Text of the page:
Ablution in Christianity

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Ablution in religion is a prescribed washing of part or all of the body or of possessions, such as clothing or ceremonial objects, with the intent of purification or dedication.[1]

In Christianity, both baptism and footwashing are forms of ablution. In liturgical churches, ablution can refer to purifying fingers or vessels related to the Eucharist.[2] In the NT washing also occurs in reference to rites of Judaism[3] part of the action of a healing by Jesus,[4] the preparation of a body for burial,[Acts 9:37] the washing of nets by fishermen,[Lk. 5:2] a person's personal washing of the face to appear in public,[Matt. 6:17] the cleansing of an injured person's wounds,[Acts 16:33] Pilate's washing of his hands as a symbolic claim of innocence[Matt. 27:24] and foot washing,[Jn. 13:5-14] [1 Tim. 5:10] now partly a symbolic rite within the Church.[5]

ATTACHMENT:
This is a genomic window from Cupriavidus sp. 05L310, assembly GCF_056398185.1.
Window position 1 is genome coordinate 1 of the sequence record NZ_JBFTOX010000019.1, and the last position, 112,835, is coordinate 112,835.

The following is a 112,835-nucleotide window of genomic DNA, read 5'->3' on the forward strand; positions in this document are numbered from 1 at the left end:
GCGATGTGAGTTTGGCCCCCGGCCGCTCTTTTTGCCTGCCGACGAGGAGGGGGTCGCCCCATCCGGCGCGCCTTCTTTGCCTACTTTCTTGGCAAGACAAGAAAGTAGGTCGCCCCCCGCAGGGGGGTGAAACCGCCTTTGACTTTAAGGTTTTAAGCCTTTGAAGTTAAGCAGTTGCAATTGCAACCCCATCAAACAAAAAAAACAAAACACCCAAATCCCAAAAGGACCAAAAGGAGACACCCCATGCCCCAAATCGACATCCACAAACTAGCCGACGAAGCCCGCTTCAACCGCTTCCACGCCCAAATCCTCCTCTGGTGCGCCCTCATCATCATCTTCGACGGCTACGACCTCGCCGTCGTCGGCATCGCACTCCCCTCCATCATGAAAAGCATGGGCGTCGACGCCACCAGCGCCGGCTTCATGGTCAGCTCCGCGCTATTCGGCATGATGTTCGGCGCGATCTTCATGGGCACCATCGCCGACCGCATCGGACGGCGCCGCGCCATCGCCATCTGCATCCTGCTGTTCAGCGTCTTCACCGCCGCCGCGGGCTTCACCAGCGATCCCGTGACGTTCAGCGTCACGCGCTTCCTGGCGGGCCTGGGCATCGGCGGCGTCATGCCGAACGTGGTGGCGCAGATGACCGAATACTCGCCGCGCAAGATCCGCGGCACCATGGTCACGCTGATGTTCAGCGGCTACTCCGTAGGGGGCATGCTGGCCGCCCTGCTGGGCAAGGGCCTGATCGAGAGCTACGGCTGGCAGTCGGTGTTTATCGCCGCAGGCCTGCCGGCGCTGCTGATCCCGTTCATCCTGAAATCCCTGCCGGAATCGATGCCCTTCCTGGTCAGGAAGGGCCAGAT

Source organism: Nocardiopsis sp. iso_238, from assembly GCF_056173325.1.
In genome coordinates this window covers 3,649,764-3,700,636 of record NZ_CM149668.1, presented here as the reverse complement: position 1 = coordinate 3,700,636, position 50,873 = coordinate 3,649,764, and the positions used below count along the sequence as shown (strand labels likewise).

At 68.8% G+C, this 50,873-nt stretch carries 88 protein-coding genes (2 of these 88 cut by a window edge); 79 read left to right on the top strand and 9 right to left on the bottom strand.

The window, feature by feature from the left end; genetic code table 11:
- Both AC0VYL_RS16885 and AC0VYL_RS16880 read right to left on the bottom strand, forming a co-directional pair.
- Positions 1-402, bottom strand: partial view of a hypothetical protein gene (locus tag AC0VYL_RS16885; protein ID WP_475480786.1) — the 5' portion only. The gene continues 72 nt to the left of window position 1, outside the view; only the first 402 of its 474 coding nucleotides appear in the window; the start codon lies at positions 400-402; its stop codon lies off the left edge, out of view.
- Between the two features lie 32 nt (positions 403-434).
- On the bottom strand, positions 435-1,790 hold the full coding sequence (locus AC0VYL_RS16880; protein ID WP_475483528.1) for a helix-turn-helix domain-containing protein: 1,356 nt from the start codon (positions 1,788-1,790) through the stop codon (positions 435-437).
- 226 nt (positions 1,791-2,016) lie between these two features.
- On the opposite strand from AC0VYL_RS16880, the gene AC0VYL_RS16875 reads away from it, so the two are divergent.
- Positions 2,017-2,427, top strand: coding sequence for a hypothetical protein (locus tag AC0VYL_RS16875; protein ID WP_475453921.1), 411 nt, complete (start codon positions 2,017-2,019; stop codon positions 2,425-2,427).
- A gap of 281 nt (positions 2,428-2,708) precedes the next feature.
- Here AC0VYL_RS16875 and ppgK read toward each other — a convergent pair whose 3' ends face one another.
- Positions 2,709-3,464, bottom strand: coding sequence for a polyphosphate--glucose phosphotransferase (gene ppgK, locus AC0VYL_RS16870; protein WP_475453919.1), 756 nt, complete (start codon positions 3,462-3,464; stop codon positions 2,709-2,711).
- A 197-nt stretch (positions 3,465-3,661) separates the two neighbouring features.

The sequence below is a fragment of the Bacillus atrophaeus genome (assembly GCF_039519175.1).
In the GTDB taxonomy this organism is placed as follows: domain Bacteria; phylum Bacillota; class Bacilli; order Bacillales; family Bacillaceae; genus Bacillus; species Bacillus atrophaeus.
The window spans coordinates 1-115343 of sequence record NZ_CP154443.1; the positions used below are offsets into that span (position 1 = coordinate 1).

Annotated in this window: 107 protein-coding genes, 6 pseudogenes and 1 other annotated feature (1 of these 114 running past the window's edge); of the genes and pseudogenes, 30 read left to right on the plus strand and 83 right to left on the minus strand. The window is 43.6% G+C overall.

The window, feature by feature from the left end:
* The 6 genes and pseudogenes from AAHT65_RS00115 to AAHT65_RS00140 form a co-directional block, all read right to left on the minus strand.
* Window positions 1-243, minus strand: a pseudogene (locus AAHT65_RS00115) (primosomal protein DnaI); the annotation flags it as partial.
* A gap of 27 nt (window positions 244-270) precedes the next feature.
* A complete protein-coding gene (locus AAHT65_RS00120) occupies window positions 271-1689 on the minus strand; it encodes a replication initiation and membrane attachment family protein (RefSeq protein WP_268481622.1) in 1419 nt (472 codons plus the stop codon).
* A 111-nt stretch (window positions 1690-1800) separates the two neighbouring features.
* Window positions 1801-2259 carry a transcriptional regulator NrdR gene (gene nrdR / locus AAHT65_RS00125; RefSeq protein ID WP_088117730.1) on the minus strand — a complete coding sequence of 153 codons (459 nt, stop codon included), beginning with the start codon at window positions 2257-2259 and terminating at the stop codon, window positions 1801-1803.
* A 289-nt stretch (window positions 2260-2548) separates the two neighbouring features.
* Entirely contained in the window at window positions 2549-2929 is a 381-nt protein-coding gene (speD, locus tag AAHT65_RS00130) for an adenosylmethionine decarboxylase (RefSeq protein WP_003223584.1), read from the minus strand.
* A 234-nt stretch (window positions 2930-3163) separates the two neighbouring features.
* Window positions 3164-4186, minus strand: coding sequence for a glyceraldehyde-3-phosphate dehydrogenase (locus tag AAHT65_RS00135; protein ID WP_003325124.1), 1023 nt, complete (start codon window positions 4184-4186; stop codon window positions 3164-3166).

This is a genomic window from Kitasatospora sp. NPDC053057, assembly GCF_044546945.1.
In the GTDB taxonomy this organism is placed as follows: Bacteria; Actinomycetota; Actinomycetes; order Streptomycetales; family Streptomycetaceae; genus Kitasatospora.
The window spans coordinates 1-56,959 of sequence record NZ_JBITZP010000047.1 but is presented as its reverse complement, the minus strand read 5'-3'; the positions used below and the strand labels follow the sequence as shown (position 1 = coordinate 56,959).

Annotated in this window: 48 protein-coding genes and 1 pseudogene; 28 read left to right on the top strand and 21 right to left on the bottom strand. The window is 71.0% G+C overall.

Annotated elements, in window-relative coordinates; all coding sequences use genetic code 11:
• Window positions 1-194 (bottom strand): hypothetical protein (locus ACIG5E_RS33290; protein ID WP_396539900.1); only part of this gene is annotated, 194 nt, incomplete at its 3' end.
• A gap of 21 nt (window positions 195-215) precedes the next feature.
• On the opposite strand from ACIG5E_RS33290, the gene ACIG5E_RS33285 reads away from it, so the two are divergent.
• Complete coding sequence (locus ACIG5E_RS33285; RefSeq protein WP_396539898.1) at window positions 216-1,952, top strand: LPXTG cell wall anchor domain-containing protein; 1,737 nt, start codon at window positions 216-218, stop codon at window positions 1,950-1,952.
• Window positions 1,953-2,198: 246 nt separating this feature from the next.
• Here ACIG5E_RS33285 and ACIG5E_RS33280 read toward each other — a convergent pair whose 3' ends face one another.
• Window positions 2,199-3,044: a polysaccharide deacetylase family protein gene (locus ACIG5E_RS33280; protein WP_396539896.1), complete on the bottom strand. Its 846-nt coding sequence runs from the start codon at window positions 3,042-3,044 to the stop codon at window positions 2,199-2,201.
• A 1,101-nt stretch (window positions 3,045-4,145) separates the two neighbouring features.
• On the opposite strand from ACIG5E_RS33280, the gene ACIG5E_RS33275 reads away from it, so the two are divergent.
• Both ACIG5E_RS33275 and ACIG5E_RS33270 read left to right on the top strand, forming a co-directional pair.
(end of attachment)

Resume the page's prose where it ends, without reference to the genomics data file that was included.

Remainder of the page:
According to the Gospel of Matthew, Pontius Pilate declared himself innocent of the blood of Jesus by washing his hands.[Matthew 27:24] This act of Pilate may not, however, have been borrowed from the custom of the Jews. The same practice was common among the Greeks and Romans.

According to Christian tradition, the Pharisees carried the practice of ablution to great excess.[Matt. 23:25] The Gospel of Mark refers to their ceremonial ablutions: "For the Pharisees…wash their hands 'oft'"[Mark 7:1-5] or, more accurately, "with the fist" (R.V., "diligently"); or, as Theophylact of Bulgaria explains it, "up to the elbow," referring to the actual word used in the Greek New Testament, πυγμή pygmē, which refers to the arm from the elbow to the tips of the fingers.[6][7]

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